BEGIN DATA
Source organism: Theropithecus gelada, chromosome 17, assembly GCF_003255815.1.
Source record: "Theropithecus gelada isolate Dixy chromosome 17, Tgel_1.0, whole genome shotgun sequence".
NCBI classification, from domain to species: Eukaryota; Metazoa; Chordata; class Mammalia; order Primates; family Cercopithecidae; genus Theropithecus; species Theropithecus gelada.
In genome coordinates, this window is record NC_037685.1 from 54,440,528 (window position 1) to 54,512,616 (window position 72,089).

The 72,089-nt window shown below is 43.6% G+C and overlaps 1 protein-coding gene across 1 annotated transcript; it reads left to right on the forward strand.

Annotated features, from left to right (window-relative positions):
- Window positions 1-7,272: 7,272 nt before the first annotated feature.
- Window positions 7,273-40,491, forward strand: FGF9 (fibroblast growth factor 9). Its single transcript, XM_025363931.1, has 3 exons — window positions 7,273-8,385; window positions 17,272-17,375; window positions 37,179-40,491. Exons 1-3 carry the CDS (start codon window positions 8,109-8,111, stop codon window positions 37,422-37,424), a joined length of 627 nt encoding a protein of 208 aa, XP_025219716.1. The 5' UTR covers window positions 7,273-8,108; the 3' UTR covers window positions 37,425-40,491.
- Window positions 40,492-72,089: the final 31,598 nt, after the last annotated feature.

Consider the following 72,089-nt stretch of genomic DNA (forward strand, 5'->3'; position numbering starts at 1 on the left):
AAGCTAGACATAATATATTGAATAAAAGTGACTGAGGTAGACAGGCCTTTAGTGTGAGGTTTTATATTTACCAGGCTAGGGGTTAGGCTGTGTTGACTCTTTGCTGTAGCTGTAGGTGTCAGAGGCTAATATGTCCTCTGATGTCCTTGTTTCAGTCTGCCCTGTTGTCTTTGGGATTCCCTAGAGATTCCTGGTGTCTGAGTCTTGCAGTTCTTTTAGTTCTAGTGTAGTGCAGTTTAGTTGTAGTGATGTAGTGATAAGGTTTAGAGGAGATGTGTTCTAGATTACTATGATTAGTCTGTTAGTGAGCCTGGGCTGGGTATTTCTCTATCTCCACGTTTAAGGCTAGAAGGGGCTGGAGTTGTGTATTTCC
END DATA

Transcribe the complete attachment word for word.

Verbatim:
Source organism: Theropithecus gelada, chromosome 17, assembly GCF_003255815.1.
Source record: "Theropithecus gelada isolate Dixy chromosome 17, Tgel_1.0, whole genome shotgun sequence".
NCBI classification, from domain to species: Eukaryota; Metazoa; Chordata; class Mammalia; order Primates; family Cercopithecidae; genus Theropithecus; species Theropithecus gelada.
In genome coordinates, this window is record NC_037685.1 from 54,440,528 (window position 1) to 54,512,616 (window position 72,089).

The 72,089-nt window shown below is 43.6% G+C and overlaps 1 protein-coding gene across 1 annotated transcript; it reads left to right on the forward strand.

Annotated features, from left to right (window-relative positions):
- Window positions 1-7,272: 7,272 nt before the first annotated feature.
- Window positions 7,273-40,491, forward strand: FGF9 (fibroblast growth factor 9). Its single transcript, XM_025363931.1, has 3 exons — window positions 7,273-8,385; window positions 17,272-17,375; window positions 37,179-40,491. Exons 1-3 carry the CDS (start codon window positions 8,109-8,111, stop codon window positions 37,422-37,424), a joined length of 627 nt encoding a protein of 208 aa, XP_025219716.1. The 5' UTR covers window positions 7,273-8,108; the 3' UTR covers window positions 37,425-40,491.
- Window positions 40,492-72,089: the final 31,598 nt, after the last annotated feature.

Consider the following 72,089-nt stretch of genomic DNA (forward strand, 5'->3'; position numbering starts at 1 on the left):
AAGCTAGACATAATATATTGAATAAAAGTGACTGAGGTAGACAGGCCTTTAGTGTGAGGTTTTATATTTACCAGGCTAGGGGTTAGGCTGTGTTGACTCTTTGCTGTAGCTGTAGGTGTCAGAGGCTAATATGTCCTCTGATGTCCTTGTTTCAGTCTGCCCTGTTGTCTTTGGGATTCCCTAGAGATTCCTGGTGTCTGAGTCTTGCAGTTCTTTTAGTTCTAGTGTAGTGCAGTTTAGTTGTAGTGATGTAGTGATAAGGTTTAGAGGAGATGTGTTCTAGATTACTATGATTAGTCTGTTAGTGAGCCTGGGCTGGGTATTTCTCTATCTCCACGTTTAAGGCTAGAAGGGGCTGGAGTTGTGTATTTCC